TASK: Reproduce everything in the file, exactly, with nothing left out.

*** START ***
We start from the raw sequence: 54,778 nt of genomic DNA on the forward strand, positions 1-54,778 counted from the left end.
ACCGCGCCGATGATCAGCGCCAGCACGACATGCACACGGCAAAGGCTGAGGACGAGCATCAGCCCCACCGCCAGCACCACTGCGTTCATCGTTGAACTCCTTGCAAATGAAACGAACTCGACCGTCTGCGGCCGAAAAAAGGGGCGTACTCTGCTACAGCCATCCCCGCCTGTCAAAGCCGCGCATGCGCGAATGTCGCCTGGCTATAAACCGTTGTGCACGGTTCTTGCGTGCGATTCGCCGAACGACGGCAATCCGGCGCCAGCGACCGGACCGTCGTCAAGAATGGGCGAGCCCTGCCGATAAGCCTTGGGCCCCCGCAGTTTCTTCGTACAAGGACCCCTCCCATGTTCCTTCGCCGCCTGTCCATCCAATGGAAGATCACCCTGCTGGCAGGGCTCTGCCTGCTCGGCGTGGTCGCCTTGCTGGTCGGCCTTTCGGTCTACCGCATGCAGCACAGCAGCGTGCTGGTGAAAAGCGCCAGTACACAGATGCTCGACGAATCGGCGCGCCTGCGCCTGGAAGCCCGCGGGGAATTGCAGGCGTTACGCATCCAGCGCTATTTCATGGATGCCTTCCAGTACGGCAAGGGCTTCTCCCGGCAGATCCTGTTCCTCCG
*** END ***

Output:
We start from the raw sequence: 54,778 nt of genomic DNA on the forward strand, positions 1-54,778 counted from the left end.
ACCGCGCCGATGATCAGCGCCAGCACGACATGCACACGGCAAAGGCTGAGGACGAGCATCAGCCCCACCGCCAGCACCACTGCGTTCATCGTTGAACTCCTTGCAAATGAAACGAACTCGACCGTCTGCGGCCGAAAAAAGGGGCGTACTCTGCTACAGCCATCCCCGCCTGTCAAAGCCGCGCATGCGCGAATGTCGCCTGGCTATAAACCGTTGTGCACGGTTCTTGCGTGCGATTCGCCGAACGACGGCAATCCGGCGCCAGCGACCGGACCGTCGTCAAGAATGGGCGAGCCCTGCCGATAAGCCTTGGGCCCCCGCAGTTTCTTCGTACAAGGACCCCTCCCATGTTCCTTCGCCGCCTGTCCATCCAATGGAAGATCACCCTGCTGGCAGGGCTCTGCCTGCTCGGCGTGGTCGCCTTGCTGGTCGGCCTTTCGGTCTACCGCATGCAGCACAGCAGCGTGCTGGTGAAAAGCGCCAGTACACAGATGCTCGACGAATCGGCGCGCCTGCGCCTGGAAGCCCGCGGGGAATTGCAGGCGTTACGCATCCAGCGCTATTTCATGGATGCCTTCCAGTACGGCAAGGGCTTCTCCCGGCAGATCCTGTTCCTCCG